d. Concerning my own goals, this journal is invested in being a catalyst for those professionals. It is an attempt at helping those existing in and studying information management to have a broader view of the field and how it intersects with other greater LIS issues.


The most important similarity evident in researching these two journals (and the others in similar veins) are that journals in LIS are concerned with LIS as a whole. Yes, they are concerned with the particular concerns of the niche audience, but they are also focused on protecting the information profession as it concerns multiple aspects of LIS professionals and their careers. Although academic in many ways, both journals touch on the collaborative approach to creating free information structures and combatting censorship. There is a particular focus on users, patrons, and they ways both interact with practitioners.

Mid-Semester Analysis and Reflection

As the first half of the semester zooms by, I’ve realized that having a focus in my MLIS studies is really important. As well, it is important that I not worry about the preoccupation of working in a library. I need to remember that was not my intention for going to Wayne State in the first place and I need not get distracted by the passions of my peers. Yes, those are founded, and I will not discount the possibility of working in a traditional library setting. However, I chose my course of study because I wanted to become more marketable in the information sector. That is just as valuable, and I’ve noticed in my writing and responses to others an attempt at sounding like I might work in a library.

I feel passionately about the needs and progression of libraries, especially public libraries serving communities that truly need unadulterated access to information. It is just really pivotal that I keep my goals in mind and remember that the evolution of the information field is not soulless. That’s really what I’ve discovered. I’ve realized that there is a truly important human aspect to the information field, and what that sector needs is professionals dedicated to creating a community of thought that is founded in freedom and a focus on the end-users’ needs. Just because  field is successful and growing does not mean that it is not important to the progress of society. Struggle does not have to be the foundation of my passion, although that’s often how I’ve seen it since I started out in undergrad intending to be a teacher in alternative education.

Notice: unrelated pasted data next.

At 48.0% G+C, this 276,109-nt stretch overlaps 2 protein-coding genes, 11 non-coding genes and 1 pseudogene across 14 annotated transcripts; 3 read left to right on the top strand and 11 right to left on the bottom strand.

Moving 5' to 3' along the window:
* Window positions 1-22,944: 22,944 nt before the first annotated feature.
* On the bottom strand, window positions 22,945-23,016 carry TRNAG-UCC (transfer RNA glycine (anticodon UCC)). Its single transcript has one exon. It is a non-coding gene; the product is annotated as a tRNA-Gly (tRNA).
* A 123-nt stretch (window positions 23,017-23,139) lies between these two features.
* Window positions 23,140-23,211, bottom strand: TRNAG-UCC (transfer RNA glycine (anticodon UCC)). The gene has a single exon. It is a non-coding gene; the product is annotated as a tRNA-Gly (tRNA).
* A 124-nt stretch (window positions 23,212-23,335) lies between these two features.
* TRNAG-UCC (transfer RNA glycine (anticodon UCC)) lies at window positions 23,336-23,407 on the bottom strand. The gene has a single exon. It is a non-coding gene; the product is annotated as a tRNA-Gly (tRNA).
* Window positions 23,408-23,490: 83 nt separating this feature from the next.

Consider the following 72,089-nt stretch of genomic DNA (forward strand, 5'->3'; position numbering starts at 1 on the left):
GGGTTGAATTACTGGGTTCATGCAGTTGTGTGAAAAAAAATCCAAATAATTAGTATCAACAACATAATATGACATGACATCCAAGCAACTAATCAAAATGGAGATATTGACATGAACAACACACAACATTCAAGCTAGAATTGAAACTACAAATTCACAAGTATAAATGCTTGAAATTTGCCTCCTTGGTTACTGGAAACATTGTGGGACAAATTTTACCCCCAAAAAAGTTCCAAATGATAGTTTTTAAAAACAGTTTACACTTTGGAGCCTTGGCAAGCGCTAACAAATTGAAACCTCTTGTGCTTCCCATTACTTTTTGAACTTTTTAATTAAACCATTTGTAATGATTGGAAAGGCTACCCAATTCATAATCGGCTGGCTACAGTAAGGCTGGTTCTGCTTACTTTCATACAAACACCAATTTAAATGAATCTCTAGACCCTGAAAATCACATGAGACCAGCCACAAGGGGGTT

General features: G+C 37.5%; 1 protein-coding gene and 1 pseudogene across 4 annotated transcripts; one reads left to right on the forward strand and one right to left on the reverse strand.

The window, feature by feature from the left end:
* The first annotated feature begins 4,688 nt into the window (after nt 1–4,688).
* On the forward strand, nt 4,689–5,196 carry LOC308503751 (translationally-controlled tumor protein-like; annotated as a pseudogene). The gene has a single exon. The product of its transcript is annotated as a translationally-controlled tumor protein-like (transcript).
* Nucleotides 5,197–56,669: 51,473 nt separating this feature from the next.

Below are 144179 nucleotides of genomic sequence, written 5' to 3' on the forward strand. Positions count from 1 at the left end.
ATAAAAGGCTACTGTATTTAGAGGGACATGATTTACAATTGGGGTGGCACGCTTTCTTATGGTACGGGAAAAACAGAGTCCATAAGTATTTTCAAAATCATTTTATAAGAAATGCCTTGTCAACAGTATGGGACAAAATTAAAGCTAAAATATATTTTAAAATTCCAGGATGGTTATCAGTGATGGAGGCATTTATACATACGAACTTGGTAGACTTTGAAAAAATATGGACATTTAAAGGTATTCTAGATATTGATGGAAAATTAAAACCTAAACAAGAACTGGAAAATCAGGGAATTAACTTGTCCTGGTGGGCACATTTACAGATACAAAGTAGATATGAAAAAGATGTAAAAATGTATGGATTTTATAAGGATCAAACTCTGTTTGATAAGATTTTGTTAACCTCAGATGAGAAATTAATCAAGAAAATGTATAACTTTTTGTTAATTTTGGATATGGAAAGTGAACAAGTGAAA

My development as a professional has been really interesting to analyze this semester so far. Before entering grad school, I wasn’t being particularly introspective. Being pushed to discover passions, interests, and partaking in guided reflection has helped me to garner a deeper focus on what will be a suitable career path. As well, it has caused me to be more invested and careful in my current career choices. Each step must have purpose.

In the second half of the semester, I plan to have more resolve in working toward a concentration in Information Management. That is a choice, and I’m prepared to explore the many facets of that choice. As I progress, I hope to have a more vivid picture of what working in the information management field will look like, but after the first half of the semester, having a resolve of any sort is comforting and exciting. So not only do I want to explore this further, but I also want to be wholly aware that things will change and alter as my studies move forward.

Professional Associations

Professional development, networking, job opportunities and so much more is afforded to individuals who participate in professional associations. This has been evident in past parts of my career and are going to be especially prevalent in moving forward with my MLIS studies. I have explored a couple different associations that seem to mirror my career aspirations in one way or another, those discoveries are as follows:

Software & Information Industry Association

Missions: Promote. Protect. Inform. The SIIA is concerned with not only promoting the interests of the software and digital content industry, but also in the protection of intellectual freedom issues regarding member companies. This extends to advocating for a beneficial legal and regulatory environment for the industry. Finally, the SIIA serves as a resource on trends, technologies, policies and related issues concerning the industry as well as informing the greater public.

Membership Benefits:  There are several divisions of the SIIA, and the benefits derived from the group are vastly tied to those. Overall though, the SIIA provides international services in government relations, business development, corporate education and intellectual property protection to software and information companies.

Opportunities/Requirements: Membership in this organization is extended to companies and those fees are directly related to the capital with which that company functions under.

Publications: These are all free newsletters available to the public including, SIIA Digital Policy Roundup, SIIA Intellectual Property Roundup, Public Sector Innovation Roundup, SIIA Software SmartBrief, SIIA Ed Tech Daily, SIIA Content Weekly, and the SIIA/SIPAlert Daily.